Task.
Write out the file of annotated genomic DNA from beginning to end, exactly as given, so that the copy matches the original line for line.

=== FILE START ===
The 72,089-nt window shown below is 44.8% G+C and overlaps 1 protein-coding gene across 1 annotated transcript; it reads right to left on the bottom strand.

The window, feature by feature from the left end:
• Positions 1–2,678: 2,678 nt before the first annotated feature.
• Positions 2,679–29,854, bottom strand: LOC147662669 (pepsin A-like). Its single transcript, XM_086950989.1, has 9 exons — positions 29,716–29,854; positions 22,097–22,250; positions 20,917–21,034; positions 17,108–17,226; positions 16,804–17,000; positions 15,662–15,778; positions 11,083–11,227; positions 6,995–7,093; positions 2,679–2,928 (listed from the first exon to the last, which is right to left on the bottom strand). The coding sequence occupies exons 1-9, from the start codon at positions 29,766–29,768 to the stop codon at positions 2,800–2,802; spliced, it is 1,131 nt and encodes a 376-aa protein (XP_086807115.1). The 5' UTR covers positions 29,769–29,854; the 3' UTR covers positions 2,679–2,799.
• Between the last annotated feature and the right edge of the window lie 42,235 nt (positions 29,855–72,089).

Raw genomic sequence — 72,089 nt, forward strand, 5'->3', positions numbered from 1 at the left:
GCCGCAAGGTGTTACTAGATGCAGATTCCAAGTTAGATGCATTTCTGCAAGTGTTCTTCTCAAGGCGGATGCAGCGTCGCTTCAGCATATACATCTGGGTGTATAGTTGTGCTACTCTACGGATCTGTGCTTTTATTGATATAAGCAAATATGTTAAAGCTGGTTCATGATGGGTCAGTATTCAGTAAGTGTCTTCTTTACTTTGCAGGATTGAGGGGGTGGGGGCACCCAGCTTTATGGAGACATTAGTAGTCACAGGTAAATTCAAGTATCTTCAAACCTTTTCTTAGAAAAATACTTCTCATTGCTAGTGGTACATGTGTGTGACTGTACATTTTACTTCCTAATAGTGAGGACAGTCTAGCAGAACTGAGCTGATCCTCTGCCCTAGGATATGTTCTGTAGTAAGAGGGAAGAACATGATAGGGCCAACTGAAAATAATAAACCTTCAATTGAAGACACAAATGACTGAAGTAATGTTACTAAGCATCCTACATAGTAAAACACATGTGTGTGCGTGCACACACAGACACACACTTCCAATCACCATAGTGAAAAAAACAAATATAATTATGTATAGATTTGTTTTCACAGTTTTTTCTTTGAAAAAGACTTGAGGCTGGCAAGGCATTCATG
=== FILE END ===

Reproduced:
The 72,089-nt window shown below is 44.8% G+C and overlaps 1 protein-coding gene across 1 annotated transcript; it reads right to left on the bottom strand.

The window, feature by feature from the left end:
• Positions 1–2,678: 2,678 nt before the first annotated feature.
• Positions 2,679–29,854, bottom strand: LOC147662669 (pepsin A-like). Its single transcript, XM_086950989.1, has 9 exons — positions 29,716–29,854; positions 22,097–22,250; positions 20,917–21,034; positions 17,108–17,226; positions 16,804–17,000; positions 15,662–15,778; positions 11,083–11,227; positions 6,995–7,093; positions 2,679–2,928 (listed from the first exon to the last, which is right to left on the bottom strand). The coding sequence occupies exons 1-9, from the start codon at positions 29,766–29,768 to the stop codon at positions 2,800–2,802; spliced, it is 1,131 nt and encodes a 376-aa protein (XP_086807115.1). The 5' UTR covers positions 29,769–29,854; the 3' UTR covers positions 2,679–2,799.
• Between the last annotated feature and the right edge of the window lie 42,235 nt (positions 29,855–72,089).

Raw genomic sequence — 72,089 nt, forward strand, 5'->3', positions numbered from 1 at the left:
GCCGCAAGGTGTTACTAGATGCAGATTCCAAGTTAGATGCATTTCTGCAAGTGTTCTTCTCAAGGCGGATGCAGCGTCGCTTCAGCATATACATCTGGGTGTATAGTTGTGCTACTCTACGGATCTGTGCTTTTATTGATATAAGCAAATATGTTAAAGCTGGTTCATGATGGGTCAGTATTCAGTAAGTGTCTTCTTTACTTTGCAGGATTGAGGGGGTGGGGGCACCCAGCTTTATGGAGACATTAGTAGTCACAGGTAAATTCAAGTATCTTCAAACCTTTTCTTAGAAAAATACTTCTCATTGCTAGTGGTACATGTGTGTGACTGTACATTTTACTTCCTAATAGTGAGGACAGTCTAGCAGAACTGAGCTGATCCTCTGCCCTAGGATATGTTCTGTAGTAAGAGGGAAGAACATGATAGGGCCAACTGAAAATAATAAACCTTCAATTGAAGACACAAATGACTGAAGTAATGTTACTAAGCATCCTACATAGTAAAACACATGTGTGTGCGTGCACACACAGACACACACTTCCAATCACCATAGTGAAAAAAACAAATATAATTATGTATAGATTTGTTTTCACAGTTTTTTCTTTGAAAAAGACTTGAGGCTGGCAAGGCATTCATG